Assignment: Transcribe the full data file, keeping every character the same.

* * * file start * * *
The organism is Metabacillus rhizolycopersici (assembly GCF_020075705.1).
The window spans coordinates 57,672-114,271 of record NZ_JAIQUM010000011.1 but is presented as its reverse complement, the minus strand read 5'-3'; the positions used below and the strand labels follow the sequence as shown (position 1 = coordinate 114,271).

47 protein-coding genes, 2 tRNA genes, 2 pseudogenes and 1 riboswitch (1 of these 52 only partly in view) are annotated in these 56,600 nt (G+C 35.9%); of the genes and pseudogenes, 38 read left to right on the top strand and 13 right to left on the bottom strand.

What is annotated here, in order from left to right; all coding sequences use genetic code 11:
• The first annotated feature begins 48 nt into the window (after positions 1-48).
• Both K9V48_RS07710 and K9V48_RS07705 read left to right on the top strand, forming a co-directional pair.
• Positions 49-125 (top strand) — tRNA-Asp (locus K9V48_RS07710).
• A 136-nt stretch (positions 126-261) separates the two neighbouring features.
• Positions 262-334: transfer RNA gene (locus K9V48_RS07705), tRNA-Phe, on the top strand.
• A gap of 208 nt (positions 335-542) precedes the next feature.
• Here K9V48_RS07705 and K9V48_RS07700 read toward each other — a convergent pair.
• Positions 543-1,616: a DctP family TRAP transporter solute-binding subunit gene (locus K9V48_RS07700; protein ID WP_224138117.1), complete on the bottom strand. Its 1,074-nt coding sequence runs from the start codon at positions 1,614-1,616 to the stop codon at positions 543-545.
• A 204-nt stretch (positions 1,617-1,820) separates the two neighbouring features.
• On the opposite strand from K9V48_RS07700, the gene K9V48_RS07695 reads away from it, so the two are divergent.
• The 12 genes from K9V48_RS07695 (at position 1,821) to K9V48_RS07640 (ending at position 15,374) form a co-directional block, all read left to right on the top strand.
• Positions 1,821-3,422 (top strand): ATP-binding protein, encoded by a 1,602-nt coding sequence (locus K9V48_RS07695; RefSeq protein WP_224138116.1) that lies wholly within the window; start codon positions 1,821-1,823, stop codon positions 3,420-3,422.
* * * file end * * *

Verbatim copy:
The organism is Metabacillus rhizolycopersici (assembly GCF_020075705.1).
The window spans coordinates 57,672-114,271 of record NZ_JAIQUM010000011.1 but is presented as its reverse complement, the minus strand read 5'-3'; the positions used below and the strand labels follow the sequence as shown (position 1 = coordinate 114,271).

47 protein-coding genes, 2 tRNA genes, 2 pseudogenes and 1 riboswitch (1 of these 52 only partly in view) are annotated in these 56,600 nt (G+C 35.9%); of the genes and pseudogenes, 38 read left to right on the top strand and 13 right to left on the bottom strand.

What is annotated here, in order from left to right; all coding sequences use genetic code 11:
• The first annotated feature begins 48 nt into the window (after positions 1-48).
• Both K9V48_RS07710 and K9V48_RS07705 read left to right on the top strand, forming a co-directional pair.
• Positions 49-125 (top strand) — tRNA-Asp (locus K9V48_RS07710).
• A 136-nt stretch (positions 126-261) separates the two neighbouring features.
• Positions 262-334: transfer RNA gene (locus K9V48_RS07705), tRNA-Phe, on the top strand.
• A gap of 208 nt (positions 335-542) precedes the next feature.
• Here K9V48_RS07705 and K9V48_RS07700 read toward each other — a convergent pair.
• Positions 543-1,616: a DctP family TRAP transporter solute-binding subunit gene (locus K9V48_RS07700; protein ID WP_224138117.1), complete on the bottom strand. Its 1,074-nt coding sequence runs from the start codon at positions 1,614-1,616 to the stop codon at positions 543-545.
• A 204-nt stretch (positions 1,617-1,820) separates the two neighbouring features.
• On the opposite strand from K9V48_RS07700, the gene K9V48_RS07695 reads away from it, so the two are divergent.
• The 12 genes from K9V48_RS07695 (at position 1,821) to K9V48_RS07640 (ending at position 15,374) form a co-directional block, all read left to right on the top strand.
• Positions 1,821-3,422 (top strand): ATP-binding protein, encoded by a 1,602-nt coding sequence (locus K9V48_RS07695; RefSeq protein WP_224138116.1) that lies wholly within the window; start codon positions 1,821-1,823, stop codon positions 3,420-3,422.